Get Street Smart
No matter where you ride, there’s a double-sided nature to road biking. Carving through a turn at speed and cutting it tight enough to touch the lamppost on the street corner is an amazing feeling. However, if you get too close, you get to find out what it’s like to be hit in the head with a lamppost. Road biking is a fun but inherently dangerous sport. Getting on a bike means you’re taking a calculated risk. These tips will help you manage that risk.
1. Wear a helmet.
Helmets save lives. It’s as simple as that. The argument that wearing a helmet encourages road cyclists to be careless is as ridiculous as saying that going to the doctor encourages people to get sick. Helmets prevent trauma by breaking on impact so that your head doesn’t have to. So don’t throw your helmet around. Once it’s cracked, it’s useless, so get a new one. Also, short trips aren’t an excuse to go uncovered. Most of us, including myself, are guilty of the occasional unprotected short grocery run. It’s imperative you break the habit. You don’t get to choose when accidents happen.
2. Plan ahead.
Where are you going and how far is it? Is the weather going to change during your ride? Do you have enough food and water? Do you have a tire changing kit? You should be asking yourself these questions before you leave, especially for longer rides. Proper planning helps reduce the chance of something going wrong.
3. Bring a phone and ID.
You forget something important, you run out of daylight, or you’re just too tired to keep going. If these things happen to you, call for help. There’s no shame in it. Also, keep an driver’s license on you for emergency’s should you be incapacitated by an accident and need to be identified. It’s not jinxing it. It’s just smart.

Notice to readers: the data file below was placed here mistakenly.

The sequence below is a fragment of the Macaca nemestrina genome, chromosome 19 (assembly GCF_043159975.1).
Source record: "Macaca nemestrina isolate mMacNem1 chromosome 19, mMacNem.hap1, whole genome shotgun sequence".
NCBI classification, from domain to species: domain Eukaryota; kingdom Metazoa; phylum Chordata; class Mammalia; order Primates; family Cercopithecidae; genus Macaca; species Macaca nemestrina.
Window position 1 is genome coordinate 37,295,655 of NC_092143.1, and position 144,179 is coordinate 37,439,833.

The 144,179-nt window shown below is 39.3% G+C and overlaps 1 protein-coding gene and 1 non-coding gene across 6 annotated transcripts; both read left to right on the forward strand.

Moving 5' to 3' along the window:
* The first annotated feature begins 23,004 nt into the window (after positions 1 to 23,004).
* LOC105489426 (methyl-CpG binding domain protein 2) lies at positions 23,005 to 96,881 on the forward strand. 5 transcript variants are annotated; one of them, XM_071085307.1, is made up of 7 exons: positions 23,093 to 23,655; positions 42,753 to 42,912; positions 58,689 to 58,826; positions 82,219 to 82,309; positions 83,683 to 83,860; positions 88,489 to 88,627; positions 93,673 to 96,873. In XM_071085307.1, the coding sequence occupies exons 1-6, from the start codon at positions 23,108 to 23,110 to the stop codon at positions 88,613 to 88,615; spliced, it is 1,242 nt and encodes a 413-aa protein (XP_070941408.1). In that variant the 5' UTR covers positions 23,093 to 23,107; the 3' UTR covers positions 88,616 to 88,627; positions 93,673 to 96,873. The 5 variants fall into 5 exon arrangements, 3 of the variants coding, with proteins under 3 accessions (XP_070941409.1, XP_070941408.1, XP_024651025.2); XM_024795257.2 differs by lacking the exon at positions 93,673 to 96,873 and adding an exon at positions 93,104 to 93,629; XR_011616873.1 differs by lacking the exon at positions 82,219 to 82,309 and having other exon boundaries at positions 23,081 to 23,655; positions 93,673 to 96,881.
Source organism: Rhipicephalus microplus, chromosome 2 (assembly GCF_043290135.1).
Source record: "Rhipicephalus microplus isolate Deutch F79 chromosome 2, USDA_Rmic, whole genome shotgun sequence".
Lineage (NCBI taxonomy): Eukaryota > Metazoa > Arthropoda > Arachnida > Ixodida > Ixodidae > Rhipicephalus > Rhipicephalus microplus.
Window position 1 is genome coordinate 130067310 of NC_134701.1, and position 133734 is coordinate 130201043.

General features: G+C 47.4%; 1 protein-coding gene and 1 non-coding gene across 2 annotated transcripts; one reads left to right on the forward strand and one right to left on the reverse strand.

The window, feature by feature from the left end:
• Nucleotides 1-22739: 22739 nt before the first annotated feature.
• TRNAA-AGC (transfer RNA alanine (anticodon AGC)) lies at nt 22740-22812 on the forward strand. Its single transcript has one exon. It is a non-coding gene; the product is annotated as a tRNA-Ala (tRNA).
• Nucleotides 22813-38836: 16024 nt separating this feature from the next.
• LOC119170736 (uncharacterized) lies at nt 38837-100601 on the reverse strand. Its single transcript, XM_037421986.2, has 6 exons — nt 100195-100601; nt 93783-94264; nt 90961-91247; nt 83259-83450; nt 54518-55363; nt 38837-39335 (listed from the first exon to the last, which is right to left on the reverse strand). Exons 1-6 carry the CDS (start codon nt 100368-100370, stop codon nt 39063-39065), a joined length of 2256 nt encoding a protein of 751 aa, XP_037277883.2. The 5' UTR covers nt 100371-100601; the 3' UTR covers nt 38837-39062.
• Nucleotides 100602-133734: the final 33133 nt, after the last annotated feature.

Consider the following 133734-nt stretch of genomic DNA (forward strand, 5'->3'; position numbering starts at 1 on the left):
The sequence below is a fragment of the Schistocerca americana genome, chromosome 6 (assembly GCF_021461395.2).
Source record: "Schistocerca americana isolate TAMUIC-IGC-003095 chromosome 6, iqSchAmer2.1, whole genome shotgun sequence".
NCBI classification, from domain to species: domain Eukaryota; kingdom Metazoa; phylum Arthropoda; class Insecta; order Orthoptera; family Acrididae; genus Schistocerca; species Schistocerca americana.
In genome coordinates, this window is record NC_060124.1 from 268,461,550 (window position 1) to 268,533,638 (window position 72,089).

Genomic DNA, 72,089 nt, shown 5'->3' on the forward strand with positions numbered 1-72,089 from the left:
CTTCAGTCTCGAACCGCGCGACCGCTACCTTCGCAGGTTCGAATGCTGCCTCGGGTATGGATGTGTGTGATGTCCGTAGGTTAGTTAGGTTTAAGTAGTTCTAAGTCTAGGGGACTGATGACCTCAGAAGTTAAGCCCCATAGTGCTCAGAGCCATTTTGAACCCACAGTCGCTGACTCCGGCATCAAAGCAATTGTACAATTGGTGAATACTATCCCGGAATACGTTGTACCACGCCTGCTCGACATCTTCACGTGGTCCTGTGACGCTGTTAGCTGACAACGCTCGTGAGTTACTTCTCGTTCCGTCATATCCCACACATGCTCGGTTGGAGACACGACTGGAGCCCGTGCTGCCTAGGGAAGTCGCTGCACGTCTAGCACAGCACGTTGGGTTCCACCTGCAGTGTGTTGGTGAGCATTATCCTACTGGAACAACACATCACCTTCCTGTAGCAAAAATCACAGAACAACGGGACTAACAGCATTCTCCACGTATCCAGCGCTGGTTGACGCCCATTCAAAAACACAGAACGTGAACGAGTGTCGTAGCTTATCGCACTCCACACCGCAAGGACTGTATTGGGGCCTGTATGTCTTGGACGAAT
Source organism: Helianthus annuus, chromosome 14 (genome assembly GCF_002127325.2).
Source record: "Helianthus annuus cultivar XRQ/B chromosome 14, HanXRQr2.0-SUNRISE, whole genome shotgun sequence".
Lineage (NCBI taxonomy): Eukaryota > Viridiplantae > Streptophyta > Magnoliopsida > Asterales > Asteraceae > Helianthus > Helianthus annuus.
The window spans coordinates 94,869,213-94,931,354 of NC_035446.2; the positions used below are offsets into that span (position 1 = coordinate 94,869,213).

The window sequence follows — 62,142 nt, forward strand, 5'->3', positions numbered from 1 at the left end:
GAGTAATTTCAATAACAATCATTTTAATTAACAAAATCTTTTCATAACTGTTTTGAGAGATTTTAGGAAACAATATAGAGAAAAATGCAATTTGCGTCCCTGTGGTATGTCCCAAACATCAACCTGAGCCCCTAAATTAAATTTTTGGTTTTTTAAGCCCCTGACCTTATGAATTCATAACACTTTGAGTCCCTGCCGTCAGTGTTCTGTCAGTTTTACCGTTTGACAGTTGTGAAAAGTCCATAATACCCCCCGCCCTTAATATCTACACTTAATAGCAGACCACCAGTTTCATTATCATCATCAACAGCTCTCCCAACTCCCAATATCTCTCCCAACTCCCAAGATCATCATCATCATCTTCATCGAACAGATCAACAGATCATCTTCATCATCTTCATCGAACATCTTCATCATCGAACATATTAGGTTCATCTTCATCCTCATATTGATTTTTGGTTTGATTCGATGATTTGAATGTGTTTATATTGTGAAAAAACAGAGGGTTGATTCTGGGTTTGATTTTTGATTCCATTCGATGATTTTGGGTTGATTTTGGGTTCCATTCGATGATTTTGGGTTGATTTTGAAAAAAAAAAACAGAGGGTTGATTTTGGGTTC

4. Act like you’re driving.
Except for the road rage, acting like you’re driving a car makes you safer in traffic. Drivers are used to reacting to other drivers because they can predict what’s going to happen. As soon as you ignore the traffic rules, maneuvering safely around you becomes much more difficult for drivers. Generally road cyclists should keep to the right when you’re around traffic, but when you’re moving at traffic speeds or you’re at an intersection, take the lane. This lets drivers know you’re there and keeps them from trying to squeeze by you when there’s not enough room.
5. Your pride is not worth your life.
Don’t take on risks you can’t manage. No podium finish in a race, personal record or other matters of dignity are worth life or limb if the risk is too great. This is especially important when it comes to road usage. It’s yours to share; not to own. No matter how justified you may be, cars are heavier than you. You will lose. Have fun and play in traffic. This is the essence of road biking. Just make sure you do it safely.
Written by Julian Paul, Terrapin Adventures Guide and UMBC Cycling Road Squad Manager